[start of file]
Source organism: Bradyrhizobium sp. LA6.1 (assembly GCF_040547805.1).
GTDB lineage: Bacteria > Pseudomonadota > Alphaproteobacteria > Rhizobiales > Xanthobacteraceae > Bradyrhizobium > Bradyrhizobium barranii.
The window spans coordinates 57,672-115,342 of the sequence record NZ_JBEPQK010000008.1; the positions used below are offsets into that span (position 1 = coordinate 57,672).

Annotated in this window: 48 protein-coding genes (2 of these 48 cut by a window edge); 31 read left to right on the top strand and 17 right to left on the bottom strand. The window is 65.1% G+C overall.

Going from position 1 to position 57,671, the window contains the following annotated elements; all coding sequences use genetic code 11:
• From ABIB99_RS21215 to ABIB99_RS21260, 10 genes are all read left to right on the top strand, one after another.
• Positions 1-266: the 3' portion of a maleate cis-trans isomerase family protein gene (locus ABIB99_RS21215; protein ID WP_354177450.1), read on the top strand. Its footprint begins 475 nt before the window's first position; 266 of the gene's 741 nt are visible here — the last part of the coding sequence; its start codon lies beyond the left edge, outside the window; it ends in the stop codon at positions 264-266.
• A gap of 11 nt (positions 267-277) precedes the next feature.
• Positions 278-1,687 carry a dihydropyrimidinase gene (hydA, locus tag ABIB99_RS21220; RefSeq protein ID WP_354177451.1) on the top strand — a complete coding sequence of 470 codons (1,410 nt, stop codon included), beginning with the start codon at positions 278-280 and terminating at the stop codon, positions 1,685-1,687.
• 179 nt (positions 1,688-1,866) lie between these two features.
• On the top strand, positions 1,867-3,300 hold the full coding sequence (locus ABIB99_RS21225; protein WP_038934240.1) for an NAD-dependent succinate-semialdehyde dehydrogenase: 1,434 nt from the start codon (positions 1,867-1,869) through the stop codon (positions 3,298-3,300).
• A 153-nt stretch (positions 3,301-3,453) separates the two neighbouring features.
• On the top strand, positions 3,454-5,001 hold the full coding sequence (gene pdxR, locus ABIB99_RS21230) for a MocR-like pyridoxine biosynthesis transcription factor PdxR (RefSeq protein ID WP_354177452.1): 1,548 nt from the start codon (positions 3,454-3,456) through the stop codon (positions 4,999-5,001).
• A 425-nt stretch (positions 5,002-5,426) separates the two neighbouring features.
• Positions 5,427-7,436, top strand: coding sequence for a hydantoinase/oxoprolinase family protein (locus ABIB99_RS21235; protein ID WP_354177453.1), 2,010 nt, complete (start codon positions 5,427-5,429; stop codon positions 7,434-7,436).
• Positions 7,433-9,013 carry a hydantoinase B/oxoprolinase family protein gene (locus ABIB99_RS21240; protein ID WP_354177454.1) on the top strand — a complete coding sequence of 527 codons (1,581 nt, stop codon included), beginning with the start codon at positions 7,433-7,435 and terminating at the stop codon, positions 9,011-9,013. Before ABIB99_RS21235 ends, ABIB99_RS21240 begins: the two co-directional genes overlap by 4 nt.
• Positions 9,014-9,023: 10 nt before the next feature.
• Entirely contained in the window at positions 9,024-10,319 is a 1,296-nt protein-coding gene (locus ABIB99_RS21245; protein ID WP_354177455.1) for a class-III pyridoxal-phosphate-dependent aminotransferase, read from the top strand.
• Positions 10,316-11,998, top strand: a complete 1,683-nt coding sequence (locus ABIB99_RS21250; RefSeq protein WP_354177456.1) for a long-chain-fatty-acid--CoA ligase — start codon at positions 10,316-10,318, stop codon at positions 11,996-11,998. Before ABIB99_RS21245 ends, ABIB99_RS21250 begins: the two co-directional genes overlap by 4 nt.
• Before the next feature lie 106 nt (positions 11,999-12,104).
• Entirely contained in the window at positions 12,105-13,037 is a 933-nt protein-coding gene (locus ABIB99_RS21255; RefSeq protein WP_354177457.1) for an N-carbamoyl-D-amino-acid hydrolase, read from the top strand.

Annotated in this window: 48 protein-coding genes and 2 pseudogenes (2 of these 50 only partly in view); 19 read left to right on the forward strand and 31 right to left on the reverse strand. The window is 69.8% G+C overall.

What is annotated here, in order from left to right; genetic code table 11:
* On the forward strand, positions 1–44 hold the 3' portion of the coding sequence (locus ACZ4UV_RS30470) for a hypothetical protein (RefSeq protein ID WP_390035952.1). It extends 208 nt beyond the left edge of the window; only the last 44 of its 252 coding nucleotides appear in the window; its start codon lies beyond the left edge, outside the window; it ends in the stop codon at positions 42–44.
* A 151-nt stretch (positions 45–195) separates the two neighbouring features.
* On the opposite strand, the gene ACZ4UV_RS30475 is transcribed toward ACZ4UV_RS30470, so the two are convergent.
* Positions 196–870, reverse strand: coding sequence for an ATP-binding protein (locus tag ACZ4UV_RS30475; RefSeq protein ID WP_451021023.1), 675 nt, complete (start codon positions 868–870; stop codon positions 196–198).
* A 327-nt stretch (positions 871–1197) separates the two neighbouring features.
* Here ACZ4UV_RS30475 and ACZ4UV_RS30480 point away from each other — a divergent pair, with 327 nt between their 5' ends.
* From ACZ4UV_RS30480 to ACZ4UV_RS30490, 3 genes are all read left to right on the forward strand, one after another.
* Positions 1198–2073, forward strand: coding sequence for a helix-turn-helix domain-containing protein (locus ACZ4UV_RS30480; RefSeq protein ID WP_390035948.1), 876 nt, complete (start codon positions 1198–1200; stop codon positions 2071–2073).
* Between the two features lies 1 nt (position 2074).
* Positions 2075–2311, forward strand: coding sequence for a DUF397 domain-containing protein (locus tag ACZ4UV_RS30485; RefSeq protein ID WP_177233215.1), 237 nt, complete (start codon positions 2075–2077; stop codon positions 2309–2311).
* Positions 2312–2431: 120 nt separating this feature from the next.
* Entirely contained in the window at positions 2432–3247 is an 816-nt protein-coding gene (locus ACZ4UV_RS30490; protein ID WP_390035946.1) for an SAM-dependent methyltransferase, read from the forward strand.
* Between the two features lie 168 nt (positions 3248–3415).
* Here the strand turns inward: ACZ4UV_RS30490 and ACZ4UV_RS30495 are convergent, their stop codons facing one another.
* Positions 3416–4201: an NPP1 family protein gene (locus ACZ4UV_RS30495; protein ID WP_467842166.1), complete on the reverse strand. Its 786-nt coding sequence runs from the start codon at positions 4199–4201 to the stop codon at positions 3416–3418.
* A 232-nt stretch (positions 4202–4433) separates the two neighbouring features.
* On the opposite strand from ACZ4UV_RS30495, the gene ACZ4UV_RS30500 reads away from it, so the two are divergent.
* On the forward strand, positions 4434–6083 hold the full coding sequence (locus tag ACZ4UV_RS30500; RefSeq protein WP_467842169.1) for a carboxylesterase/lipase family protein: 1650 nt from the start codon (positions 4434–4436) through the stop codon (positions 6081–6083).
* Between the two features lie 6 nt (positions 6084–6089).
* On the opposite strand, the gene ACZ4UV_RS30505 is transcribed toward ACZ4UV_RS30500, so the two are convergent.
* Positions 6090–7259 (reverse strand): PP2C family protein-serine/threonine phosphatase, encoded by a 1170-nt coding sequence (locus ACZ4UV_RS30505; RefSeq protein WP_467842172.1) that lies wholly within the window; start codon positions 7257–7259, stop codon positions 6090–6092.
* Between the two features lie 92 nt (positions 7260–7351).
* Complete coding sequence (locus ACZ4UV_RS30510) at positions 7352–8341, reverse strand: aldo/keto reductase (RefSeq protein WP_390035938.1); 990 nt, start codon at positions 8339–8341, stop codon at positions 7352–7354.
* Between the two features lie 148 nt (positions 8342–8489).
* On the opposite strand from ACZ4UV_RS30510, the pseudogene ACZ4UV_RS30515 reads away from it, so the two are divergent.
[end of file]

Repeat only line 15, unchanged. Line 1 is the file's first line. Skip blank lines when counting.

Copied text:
• Positions 5,427-7,436, top strand: coding sequence for a hydantoinase/oxoprolinase family protein (locus ABIB99_RS21235; protein ID WP_354177453.1), 2,010 nt, complete (start codon positions 5,427-5,429; stop codon positions 7,434-7,436).